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Matt Ridley is the author of provocative books on evolution, genetics and society. His books have sold over a million copies, been translated into thirty languages, and have won several awards.

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Evil, empathy and the evolution of morality

My latest Mind and Matter column for the Wall Street Journal, with added links:

It's presumably neither ethical nor practical, but supposing that somebody could sequence Osama bin Laden's genome, which genes would you want to examine to try to understand his violent desires?

I put this question to the psychologist Simon Baron-Cohen, the author of a new book called "The Science of Evil" (and a cousin of comedian Sacha Baron Cohen). He replied that there is no evidence that bin Laden's crimes came from his nature, rather than from his experiences, so you might find nothing.

But, Prof. Baron-Cohen went on, it would at least be interesting to take a look at bin Laden's MAOA gene (linked to aggression), his AVPR1A and CNR1 genes (linked to emotional expression) and his CYP11B1, NTRK1, and GABRB3 genes, which show some association with how individuals score on a scale called the "Empathy Quotient." He discovered these linkages in the course of testing his hypothesis that cruelty is generally enabled by a failure of empathy.

In most cruel people, Prof. Baron-Cohen argues, the "empathy circuit," which runs through 10 different regions of the brain, goes down either temporarily or permanently, leaving the person with "zero empathy." The reasons may be partly innate, partly a function of early experiences such as birth trauma or parental neglect, or an interaction of the two.

Not all zero-empathy people are cruel. There is a category of "zero-positive" people, with autism or severe Asperger's, who lack empathy but show no tendency to unkindness. And not all cruel people lack empathy (bin Laden may be among the exceptions). But if Prof. Baron-Cohen is right, a combination of a brain scan, a genotyping and a case history could "diagnose" many or even most cruel personalities, perhaps even before they commit crimes.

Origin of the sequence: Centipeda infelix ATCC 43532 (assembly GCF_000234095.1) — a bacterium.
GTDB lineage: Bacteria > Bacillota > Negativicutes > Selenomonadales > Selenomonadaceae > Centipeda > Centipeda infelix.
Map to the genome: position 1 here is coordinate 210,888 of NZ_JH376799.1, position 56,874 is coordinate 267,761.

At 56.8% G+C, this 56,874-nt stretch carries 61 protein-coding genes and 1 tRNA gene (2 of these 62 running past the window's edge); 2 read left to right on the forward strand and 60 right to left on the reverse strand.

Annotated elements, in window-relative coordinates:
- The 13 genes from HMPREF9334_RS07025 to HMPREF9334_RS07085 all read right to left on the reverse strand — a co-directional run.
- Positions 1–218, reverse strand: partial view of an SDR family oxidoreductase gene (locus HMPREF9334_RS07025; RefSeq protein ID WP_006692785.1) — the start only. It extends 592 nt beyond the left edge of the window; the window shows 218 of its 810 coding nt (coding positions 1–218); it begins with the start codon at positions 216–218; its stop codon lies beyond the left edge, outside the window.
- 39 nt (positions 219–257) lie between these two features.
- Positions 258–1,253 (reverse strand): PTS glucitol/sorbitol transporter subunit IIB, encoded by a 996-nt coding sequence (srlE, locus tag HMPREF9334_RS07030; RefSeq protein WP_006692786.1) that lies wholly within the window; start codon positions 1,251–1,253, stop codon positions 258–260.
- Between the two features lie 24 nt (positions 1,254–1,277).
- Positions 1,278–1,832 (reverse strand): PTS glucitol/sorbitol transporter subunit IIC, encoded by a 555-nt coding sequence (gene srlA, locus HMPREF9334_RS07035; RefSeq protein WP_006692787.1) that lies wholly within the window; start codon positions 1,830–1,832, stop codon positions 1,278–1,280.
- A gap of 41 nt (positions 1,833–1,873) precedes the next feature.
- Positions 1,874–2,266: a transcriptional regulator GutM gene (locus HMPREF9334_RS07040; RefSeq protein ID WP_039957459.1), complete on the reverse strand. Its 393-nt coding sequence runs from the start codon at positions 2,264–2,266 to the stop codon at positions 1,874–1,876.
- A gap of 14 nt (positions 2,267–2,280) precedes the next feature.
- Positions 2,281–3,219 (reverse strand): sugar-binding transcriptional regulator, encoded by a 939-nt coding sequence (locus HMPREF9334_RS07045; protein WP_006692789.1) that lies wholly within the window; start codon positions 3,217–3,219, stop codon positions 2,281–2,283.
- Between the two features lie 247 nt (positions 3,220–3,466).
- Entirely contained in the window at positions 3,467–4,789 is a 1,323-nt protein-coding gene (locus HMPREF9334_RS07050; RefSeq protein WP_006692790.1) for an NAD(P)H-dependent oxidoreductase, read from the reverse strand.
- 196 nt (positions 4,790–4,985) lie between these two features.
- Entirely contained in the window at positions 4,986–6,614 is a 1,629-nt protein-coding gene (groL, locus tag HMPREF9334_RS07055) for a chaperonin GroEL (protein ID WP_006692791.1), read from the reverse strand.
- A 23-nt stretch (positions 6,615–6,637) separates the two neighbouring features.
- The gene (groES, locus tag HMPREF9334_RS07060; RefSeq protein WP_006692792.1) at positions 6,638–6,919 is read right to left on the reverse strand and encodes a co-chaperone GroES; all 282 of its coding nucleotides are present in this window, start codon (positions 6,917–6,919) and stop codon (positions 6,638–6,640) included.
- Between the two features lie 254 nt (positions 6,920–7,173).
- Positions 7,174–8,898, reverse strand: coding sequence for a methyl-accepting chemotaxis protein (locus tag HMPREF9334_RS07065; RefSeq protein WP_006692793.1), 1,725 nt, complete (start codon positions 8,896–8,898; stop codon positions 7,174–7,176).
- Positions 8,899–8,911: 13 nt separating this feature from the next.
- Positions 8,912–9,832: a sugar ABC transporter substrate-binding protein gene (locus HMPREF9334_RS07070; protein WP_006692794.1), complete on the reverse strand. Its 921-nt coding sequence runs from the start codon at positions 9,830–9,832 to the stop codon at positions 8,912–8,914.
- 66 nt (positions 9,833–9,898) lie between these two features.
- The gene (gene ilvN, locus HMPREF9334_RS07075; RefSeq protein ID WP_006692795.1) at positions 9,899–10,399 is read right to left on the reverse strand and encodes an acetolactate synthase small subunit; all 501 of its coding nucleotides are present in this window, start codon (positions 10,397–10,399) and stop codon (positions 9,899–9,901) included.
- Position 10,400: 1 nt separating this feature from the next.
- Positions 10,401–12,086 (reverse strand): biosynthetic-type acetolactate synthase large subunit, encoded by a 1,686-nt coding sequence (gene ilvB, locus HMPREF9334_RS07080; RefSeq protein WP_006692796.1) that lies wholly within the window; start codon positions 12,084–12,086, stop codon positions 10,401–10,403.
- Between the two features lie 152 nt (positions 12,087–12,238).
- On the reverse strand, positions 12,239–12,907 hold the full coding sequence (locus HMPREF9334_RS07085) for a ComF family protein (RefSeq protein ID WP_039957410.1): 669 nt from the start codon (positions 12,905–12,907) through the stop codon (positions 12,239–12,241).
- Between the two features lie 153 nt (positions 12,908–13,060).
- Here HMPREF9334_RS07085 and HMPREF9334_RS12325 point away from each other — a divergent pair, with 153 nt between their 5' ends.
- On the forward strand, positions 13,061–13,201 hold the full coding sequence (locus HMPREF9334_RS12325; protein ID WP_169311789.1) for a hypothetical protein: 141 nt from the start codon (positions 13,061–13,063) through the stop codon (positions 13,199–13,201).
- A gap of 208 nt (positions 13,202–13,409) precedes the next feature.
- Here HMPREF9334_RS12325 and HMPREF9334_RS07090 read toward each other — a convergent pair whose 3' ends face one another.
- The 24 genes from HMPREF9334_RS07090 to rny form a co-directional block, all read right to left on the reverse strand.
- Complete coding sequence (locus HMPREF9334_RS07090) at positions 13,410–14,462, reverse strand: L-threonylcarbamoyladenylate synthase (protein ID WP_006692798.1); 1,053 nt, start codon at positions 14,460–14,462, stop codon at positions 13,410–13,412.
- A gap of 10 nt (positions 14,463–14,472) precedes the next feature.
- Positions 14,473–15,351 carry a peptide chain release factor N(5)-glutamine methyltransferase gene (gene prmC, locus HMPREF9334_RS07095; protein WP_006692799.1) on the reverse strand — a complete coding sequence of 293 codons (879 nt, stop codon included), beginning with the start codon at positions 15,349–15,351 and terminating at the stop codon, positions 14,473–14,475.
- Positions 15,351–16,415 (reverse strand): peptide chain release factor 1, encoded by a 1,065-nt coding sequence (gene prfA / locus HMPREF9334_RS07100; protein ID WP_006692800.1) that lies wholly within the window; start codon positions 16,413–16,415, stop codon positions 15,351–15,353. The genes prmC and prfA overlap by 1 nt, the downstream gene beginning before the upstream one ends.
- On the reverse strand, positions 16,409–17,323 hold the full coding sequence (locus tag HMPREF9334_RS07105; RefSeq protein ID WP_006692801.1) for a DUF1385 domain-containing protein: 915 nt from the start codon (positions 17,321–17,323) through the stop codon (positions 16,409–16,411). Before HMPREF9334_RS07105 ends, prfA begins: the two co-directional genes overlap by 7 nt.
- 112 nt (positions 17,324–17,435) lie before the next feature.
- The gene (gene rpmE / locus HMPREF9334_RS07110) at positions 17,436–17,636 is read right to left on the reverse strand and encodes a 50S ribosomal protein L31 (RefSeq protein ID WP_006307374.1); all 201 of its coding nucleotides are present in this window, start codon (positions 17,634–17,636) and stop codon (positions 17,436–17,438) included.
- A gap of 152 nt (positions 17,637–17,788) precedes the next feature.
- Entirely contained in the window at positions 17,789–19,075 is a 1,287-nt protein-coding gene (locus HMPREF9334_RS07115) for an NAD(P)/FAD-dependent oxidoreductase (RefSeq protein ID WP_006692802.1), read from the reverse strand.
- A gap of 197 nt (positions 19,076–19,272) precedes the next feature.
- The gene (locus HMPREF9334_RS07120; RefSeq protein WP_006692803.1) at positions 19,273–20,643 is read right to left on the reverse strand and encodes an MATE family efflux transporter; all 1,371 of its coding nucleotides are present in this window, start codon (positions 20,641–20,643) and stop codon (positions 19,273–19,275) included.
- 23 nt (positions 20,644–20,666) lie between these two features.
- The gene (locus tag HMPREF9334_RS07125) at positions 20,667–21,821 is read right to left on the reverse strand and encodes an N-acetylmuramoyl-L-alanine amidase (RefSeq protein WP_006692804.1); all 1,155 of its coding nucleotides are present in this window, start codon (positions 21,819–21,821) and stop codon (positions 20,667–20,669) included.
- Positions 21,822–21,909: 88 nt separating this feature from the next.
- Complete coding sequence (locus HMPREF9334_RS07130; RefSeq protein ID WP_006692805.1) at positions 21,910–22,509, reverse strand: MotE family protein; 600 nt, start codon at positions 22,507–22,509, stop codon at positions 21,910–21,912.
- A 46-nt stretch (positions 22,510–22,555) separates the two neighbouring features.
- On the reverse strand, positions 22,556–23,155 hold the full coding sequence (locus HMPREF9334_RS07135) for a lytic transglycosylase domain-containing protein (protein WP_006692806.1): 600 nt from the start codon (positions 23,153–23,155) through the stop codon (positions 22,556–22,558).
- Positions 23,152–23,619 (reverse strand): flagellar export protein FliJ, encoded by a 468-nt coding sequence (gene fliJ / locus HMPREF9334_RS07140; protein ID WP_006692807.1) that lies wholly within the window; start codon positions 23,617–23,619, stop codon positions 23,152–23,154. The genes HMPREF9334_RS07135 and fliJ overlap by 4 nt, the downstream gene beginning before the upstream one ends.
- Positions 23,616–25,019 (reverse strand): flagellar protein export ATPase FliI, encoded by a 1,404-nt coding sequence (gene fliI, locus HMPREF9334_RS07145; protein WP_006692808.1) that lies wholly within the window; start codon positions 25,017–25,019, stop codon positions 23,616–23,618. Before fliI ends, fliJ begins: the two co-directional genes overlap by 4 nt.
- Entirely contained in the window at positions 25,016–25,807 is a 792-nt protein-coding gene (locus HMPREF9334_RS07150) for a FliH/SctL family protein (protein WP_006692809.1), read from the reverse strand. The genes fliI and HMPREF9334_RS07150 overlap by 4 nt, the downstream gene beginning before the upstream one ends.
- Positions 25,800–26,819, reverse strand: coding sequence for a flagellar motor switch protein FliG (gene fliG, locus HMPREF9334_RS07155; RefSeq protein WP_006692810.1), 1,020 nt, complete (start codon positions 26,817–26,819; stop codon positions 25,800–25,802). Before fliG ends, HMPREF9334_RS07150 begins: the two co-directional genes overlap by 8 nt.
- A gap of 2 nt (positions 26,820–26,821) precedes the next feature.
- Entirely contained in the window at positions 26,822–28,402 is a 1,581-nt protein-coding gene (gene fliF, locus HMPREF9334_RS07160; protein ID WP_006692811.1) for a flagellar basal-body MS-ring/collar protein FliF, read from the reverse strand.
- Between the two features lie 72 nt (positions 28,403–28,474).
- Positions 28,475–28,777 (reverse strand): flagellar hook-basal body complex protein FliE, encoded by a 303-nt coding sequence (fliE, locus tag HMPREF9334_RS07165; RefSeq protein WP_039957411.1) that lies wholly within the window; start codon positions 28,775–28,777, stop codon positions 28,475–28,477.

This would raise all sorts of ethical dilemmas and goes to the heart of morality itself. The eminent "neurophilosopher" Patricia Churchland, in her new book "Braintrust," sets out to understand good rather than evil, but she reaches much the same conclusion as Prof. Baron-Cohen. She, too, finds that morality is all about empathy. (Both authors note in passing the startling discovery that it seems to be possible to raise people's empathy by squirting the hormone oxytocin up their noses.)

Prof. Churchland is also "biological" about morality, seeing it as an adaptation that our brains have evolved in order to cement social ties. With a series of examples, she rejects the idea that morality is a set of rules and codes handed down from on high, without which we would all behave badly. "Morality seems to me to be a natural phenomenon," she concludes, "constrained by the forces of natural selection, rooted in neurobiology, shaped by the local ecology and modified by cultural developments."

Where does this new bio-morality leave the "naturalistic fallacy," the idea that you cannot derive moral lessons from scientific facts-that "is" does not determine "ought"? This venerable shibboleth has been useful to generations of biologists ever since it was formally "proved" by the philosopher G.E. Moore in 1903. It absolves them of moral consequences from determining how the world actually works: "I'm just telling you how it is, not how it should be."

Prof. Churchland says the naturalistic fallacy is itself a fallacy, based on a logical mistake. We are going to have to get used to the idea that science will tell us things about the biological causes of our moral sense that themselves have moral implications. Moore, for example, concluded that we should use our intuition, rather than our discoveries, to decide whether something is right or wrong.

But the more we find out about the evolutionary origin of our intuitions, says Prof. Churchland, the less promising they look as "miraculous channels to the truth," rather than as rules of thumb chosen by natural selection to achieve certain social goals.

Admitting that morality is partly an instinct need not lead to less morality. It could make us wiser about encouraging good. But it is a challenge.